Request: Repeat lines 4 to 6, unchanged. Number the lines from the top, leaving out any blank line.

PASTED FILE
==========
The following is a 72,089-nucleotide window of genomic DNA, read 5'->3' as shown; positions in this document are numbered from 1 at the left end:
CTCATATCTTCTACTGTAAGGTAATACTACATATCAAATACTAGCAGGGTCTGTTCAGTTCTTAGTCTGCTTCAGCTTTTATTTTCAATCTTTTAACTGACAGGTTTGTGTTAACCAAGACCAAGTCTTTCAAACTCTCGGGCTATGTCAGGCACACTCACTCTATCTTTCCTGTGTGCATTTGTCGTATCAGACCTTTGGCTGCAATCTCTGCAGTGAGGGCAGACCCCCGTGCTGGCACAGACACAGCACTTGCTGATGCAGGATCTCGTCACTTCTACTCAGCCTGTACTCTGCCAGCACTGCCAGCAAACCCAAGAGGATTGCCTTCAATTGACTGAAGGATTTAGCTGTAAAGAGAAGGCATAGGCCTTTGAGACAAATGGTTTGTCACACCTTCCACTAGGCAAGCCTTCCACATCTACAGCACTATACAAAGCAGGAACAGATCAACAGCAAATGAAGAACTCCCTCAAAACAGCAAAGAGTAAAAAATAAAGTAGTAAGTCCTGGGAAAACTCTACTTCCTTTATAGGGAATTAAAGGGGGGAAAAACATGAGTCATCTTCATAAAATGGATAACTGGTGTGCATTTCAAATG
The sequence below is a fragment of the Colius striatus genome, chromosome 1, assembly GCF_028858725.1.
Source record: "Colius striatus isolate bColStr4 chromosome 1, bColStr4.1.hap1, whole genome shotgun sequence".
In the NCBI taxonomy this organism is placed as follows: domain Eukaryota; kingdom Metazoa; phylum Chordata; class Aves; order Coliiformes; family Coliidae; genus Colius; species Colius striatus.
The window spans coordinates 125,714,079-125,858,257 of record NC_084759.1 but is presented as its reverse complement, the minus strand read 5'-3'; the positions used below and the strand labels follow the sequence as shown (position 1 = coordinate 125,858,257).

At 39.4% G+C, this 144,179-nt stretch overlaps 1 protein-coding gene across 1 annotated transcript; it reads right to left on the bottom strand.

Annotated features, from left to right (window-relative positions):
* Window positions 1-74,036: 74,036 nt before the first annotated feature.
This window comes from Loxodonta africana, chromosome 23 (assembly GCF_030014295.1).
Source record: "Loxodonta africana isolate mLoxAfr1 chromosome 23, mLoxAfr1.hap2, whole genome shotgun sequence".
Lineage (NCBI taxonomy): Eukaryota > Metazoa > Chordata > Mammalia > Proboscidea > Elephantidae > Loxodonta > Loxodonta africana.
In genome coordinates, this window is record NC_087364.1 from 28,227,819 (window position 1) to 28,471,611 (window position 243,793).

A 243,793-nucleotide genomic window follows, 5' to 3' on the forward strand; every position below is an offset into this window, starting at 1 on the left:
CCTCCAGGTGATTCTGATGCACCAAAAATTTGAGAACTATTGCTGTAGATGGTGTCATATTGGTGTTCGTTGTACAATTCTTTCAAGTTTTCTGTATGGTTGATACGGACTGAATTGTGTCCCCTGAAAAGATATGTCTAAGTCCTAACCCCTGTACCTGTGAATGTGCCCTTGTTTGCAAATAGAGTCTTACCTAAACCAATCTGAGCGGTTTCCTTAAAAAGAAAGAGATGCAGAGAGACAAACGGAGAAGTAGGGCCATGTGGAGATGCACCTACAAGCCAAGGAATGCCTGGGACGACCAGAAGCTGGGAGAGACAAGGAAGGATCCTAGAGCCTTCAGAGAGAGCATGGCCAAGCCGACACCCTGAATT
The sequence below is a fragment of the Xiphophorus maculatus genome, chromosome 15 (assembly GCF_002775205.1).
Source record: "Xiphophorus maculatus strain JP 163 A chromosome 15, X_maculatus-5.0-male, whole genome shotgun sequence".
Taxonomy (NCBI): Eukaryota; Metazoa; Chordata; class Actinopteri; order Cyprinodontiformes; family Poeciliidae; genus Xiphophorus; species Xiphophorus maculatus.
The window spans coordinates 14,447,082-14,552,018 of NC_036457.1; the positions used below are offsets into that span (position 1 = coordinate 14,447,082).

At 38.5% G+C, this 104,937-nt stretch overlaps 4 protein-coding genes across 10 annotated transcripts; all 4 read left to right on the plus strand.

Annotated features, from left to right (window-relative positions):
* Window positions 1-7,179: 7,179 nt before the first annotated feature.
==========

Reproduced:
Source record: "Colius striatus isolate bColStr4 chromosome 1, bColStr4.1.hap1, whole genome shotgun sequence".
In the NCBI taxonomy this organism is placed as follows: domain Eukaryota; kingdom Metazoa; phylum Chordata; class Aves; order Coliiformes; family Coliidae; genus Colius; species Colius striatus.
The window spans coordinates 125,714,079-125,858,257 of record NC_084759.1 but is presented as its reverse complement, the minus strand read 5'-3'; the positions used below and the strand labels follow the sequence as shown (position 1 = coordinate 125,858,257).